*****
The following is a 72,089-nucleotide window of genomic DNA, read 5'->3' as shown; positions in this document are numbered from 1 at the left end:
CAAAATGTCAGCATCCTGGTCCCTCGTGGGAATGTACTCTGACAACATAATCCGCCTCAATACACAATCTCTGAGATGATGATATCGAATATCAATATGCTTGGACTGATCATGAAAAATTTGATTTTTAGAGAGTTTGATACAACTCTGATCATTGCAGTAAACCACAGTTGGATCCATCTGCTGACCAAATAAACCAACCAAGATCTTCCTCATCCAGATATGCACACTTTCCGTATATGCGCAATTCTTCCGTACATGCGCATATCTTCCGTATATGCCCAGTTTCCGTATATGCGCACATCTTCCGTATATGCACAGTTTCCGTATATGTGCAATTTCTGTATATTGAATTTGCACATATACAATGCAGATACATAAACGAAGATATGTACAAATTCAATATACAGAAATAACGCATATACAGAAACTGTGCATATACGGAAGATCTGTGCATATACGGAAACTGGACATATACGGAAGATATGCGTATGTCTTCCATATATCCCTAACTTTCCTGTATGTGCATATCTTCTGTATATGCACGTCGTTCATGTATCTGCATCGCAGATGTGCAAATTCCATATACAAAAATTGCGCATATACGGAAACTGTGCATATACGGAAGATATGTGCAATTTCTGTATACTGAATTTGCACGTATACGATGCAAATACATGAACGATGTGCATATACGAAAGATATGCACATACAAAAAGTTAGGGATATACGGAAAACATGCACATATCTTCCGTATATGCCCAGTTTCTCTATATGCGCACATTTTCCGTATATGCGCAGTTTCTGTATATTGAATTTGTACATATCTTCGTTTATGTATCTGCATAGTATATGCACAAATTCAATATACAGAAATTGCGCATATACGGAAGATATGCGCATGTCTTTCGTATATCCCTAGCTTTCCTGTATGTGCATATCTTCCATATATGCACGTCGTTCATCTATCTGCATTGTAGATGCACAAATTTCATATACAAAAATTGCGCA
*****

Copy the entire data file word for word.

The following is a 72,089-nucleotide window of genomic DNA, read 5'->3' as shown; positions in this document are numbered from 1 at the left end:
CAAAATGTCAGCATCCTGGTCCCTCGTGGGAATGTACTCTGACAACATAATCCGCCTCAATACACAATCTCTGAGATGATGATATCGAATATCAATATGCTTGGACTGATCATGAAAAATTTGATTTTTAGAGAGTTTGATACAACTCTGATCATTGCAGTAAACCACAGTTGGATCCATCTGCTGACCAAATAAACCAACCAAGATCTTCCTCATCCAGATATGCACACTTTCCGTATATGCGCAATTCTTCCGTACATGCGCATATCTTCCGTATATGCCCAGTTTCCGTATATGCGCACATCTTCCGTATATGCACAGTTTCCGTATATGTGCAATTTCTGTATATTGAATTTGCACATATACAATGCAGATACATAAACGAAGATATGTACAAATTCAATATACAGAAATAACGCATATACAGAAACTGTGCATATACGGAAGATCTGTGCATATACGGAAACTGGACATATACGGAAGATATGCGTATGTCTTCCATATATCCCTAACTTTCCTGTATGTGCATATCTTCTGTATATGCACGTCGTTCATGTATCTGCATCGCAGATGTGCAAATTCCATATACAAAAATTGCGCATATACGGAAACTGTGCATATACGGAAGATATGTGCAATTTCTGTATACTGAATTTGCACGTATACGATGCAAATACATGAACGATGTGCATATACGAAAGATATGCACATACAAAAAGTTAGGGATATACGGAAAACATGCACATATCTTCCGTATATGCCCAGTTTCTCTATATGCGCACATTTTCCGTATATGCGCAGTTTCTGTATATTGAATTTGTACATATCTTCGTTTATGTATCTGCATAGTATATGCACAAATTCAATATACAGAAATTGCGCATATACGGAAGATATGCGCATGTCTTTCGTATATCCCTAGCTTTCCTGTATGTGCATATCTTCCATATATGCACGTCGTTCATCTATCTGCATTGTAGATGCACAAATTTCATATACAAAAATTGCGCA